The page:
By Alex Binkley
Canada’s two major railways have quietly gone about their business in the past year turning in strong financial performances and building up their networks even as economic storm clouds gather. They overcame wicked winter weather to record a record grain haul for the crop year ending July 31. As of September, they were still enjoying overall traffic increases of about two percent compared to the same period last year while American railroads were suffering traffic drops.
CN’s and CP’s financial and operating results for the second quarter ended June 30 were both records. CN revenues increased by nine per cent to $3.96 billion while CP rose 13 per cent to $1.98 billion compared to last year. The growth in grain shipments came despite the restrictions on Canadian canola exports to China. CN moved more than 27 million tonnes, bettering its previous best of 26 million tonnes set in 2016-2017. CP hauled 26.8 million tonnes breaking its record set last year.
CN, which has been celebrating its 100th anniversary, went into the second half of the year optimistic “while maintaining our vigilance on costs,” said President and CEO JJ Ruest. “Our focus on delivering profitable growth and advanced technologies to modernize our scheduled railroading model is expected to continue driving long-term value creation for our shareholders.”
Keith Creel, CP’s President and CEO, said the railway has seen revenue growth across every line of business. “As has been proven time and again, our operating model can perform well in all economic conditions and we will remain disciplined in controlling our costs and doing what we said we would do. Our strategy for sustainable, profitable growth is working and we look forward to a strong finish to 2019.”
Among CN’s business building developments this year are agreements to extend commercial relationships with container lines Evergreen and Cosco. As well, ZIM began a weekly call at Prince Rupert’s Fairview Container Terminal.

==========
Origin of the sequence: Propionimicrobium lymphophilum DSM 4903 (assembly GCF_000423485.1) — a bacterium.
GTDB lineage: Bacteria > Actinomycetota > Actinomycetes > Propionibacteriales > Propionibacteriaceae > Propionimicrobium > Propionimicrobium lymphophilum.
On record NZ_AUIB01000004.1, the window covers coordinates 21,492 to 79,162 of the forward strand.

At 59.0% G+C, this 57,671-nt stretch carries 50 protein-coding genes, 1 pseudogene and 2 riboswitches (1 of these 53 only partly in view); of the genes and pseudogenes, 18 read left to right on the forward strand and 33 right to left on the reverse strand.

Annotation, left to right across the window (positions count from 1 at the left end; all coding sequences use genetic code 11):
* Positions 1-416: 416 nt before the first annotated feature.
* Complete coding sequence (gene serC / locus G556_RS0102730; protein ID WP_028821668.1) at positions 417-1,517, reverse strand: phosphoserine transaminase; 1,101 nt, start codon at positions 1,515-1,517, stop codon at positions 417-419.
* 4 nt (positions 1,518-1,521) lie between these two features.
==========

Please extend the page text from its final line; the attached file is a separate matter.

CP announced a three-year agreement to handle all Yang Ming’s containers through Vancouver starting Jan. 1, 2020 as well as an extension of its long-term agreement with Hapag-Lloyd covering the ports of Montreal and Vancouver. The moves will benefit all of CP’s container movements in and out of the Deltaport Global Container Terminal.
In October, CN will launch a new intermodal service in partnership with CSX connecting its greater Montreal and Southern Ontario network with the ports of Philadelphia and New York-New Jersey along with the New York City metropolitan area. CN also acquired CSX’s line between Valleyfield and Woodard, N.Y., opening new freight possibilities.
Federal infrastructure support of $153.7 million was awarded to Port of Prince Rupert for several projects including the building of a double track rail bridge across the Zanardi Rapids to increase rail capacity in and out of the port. Other projects include additional rail capacity for bulk and container facilities on Ridley Island and better container handling facilities in other parts of the port.
Meanwhile, a $20 million contribution from the National Transportation Corridors Fund will enable CN to twin about 5.6 kilometres of track near Abbotsford, B.C. the last section of single-track rail line leading into the port of Vancouver. That development will reduce bottlenecks and improve capacity and fluidity to the port’s facilities.